So today we’ve had a ‘book learning’ day. I was excited to show Jessy the ‘How Cool Stuff Works’ one I’d found for him, but I started chatting to him about how I didn’t think he would have liked being a child in Edwardian times. I explained that many of the children hardly saw their parents at all, either because they were raised by Nannies from a few months old or because everyone including the children had to work. We talked about what was similar to his life too, such as many children in wealthier families being home educated, albeit by a Governess. This drew him to the Edwardian Childhood book, so we climbed onto the bed, and I read to him. We noticed how the houses looked very similar to a lot of the houses where we are currently staying, because many of them would have been built in the Edwardian period. We talked about how differently children were treated and how they were expected to behave. He seemed quite fascinated by the passage about the dreaded canings at school!

We then had a complete change of topic and dived into the other book. Jessy likes to play ‘pot luck’ with information books, so he opened it at a random page and we learned all about a Space Probe which has been chasing a comet since 2004 and will finally catch up with it in 2014. We followed it’s trajectory in the diagrams and tried to guess where we thought it might be now. We then read a little about growing skin in laboratories which prompted us to talk  about when his friend had been in hospital with burns a couple of years ago, and how that technology could have helped him. I think he was hitting information overload at this point and he started playing with our Build-A-Bear teddies instead.

An Edwardian boy having a similar day to Jessy, enjoying books and toys.

Later on we went to the cinema to see Para-Norman and had the whole cinema to ourselves which we thought was great! It seemed like a fitting relaxing end to our day of ‘book learning’!

After the cinema showing

Pretzel Mathematics

Just a quickie today about something that happened this morning while we were getting dressed.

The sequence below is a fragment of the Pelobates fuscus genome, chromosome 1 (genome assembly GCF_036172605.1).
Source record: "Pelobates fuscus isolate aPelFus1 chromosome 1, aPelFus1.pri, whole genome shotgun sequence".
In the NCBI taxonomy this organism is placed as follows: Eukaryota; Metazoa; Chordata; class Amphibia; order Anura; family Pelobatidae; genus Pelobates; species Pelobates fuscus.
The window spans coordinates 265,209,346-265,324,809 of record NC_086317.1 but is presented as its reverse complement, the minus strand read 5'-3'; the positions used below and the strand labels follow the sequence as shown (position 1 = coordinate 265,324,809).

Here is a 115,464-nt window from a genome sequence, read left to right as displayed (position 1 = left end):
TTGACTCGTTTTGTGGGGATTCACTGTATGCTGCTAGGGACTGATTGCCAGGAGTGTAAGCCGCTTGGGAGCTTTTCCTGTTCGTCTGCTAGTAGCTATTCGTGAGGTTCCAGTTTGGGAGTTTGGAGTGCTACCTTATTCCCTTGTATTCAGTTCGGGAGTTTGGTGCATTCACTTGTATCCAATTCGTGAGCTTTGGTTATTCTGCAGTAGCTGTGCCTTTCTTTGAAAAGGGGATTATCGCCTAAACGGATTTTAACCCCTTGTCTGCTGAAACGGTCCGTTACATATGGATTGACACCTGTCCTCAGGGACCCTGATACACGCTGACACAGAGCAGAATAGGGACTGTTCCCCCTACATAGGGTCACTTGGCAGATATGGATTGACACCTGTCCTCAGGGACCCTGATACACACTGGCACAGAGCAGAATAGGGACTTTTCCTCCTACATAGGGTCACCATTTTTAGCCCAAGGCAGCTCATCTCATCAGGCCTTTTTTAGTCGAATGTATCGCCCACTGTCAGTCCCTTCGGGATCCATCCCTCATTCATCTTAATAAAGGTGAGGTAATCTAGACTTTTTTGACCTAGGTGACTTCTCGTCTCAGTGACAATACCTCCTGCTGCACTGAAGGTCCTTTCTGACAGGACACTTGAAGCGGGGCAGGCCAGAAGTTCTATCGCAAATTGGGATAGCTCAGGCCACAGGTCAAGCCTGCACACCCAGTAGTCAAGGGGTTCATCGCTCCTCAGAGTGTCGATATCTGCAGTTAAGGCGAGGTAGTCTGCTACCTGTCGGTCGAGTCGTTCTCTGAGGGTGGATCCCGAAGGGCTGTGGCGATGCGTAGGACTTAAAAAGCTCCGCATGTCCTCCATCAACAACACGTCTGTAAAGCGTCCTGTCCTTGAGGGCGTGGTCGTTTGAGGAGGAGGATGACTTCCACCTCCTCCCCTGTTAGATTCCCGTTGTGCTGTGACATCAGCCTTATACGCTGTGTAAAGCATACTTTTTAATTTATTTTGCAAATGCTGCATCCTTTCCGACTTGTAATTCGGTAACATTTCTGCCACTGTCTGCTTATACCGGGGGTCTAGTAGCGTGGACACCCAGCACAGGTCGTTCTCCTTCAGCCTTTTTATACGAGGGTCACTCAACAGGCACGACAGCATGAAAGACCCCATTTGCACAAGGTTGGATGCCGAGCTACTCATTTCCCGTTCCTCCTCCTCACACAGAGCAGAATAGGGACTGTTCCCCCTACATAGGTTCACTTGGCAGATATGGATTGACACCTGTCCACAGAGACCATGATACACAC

Jessy got me a lovely photo frame with a funny picture of him and me in it for my birthday. I look slightly deranged and not too attractive which is possibly something to do with my recent ex organising the presents he got me. He also got me a packet of Pretzel Flipz, which redeems the ex for any photo mischief! Who else remembers Pretzel Flipz? They come in a shiny blue packet and inside are the chocolatey pretzels of wonder. I love them. It was a great present as they are hard to find.

I was feeling generous this morning so when he asked me for one I said ‘yes’. (Unlike all the other times when I clung possessively to ‘my precious’!) In fact I was feeling so generous I gave him two. A few minutes later I noticed a little crumb of pretzel flip (is a singular one a flip?) on the duvet. These things are not to be wasted so I pointed it out to him. “That must have been about 100th of a pretzel flipz!” he declared. I said I thought it was probably more than that but his mind was already racing. “Is this room 100th of the house?” he asked. I said I didn’t think it was, so then he wanted to know what was 100th of the house. He counted up the rooms. We had a bit of a debate as to whether to count the landing. When we realised that without the landing the number of rooms were 9 it started feeling a bit complicated, so I suggested we lump the hall and landing together to make 10.

Jessy can be quite instinctive about his maths and seemed to realise that we now just had to divide the one room into ten parts. He started by imagining cutting it in half and then half again. “Hmmm, but that leaves me with 4” he said. He was starting to lose interest a little at this point so I said we could half the room and then split each half into five. We then came up with a patch of space that was roughly 100th of the house.

Perhaps I should share my treats more often. You never know what might happen. 🙂

Falling off the lines

Well I did say that this blog was going to be a home ed blog so I thought I’d better write about some home ed stuff. I actually wrote this over a week ago but it disappeared when I tried to post it and I’ve only just stopped sulking long enough to write it again!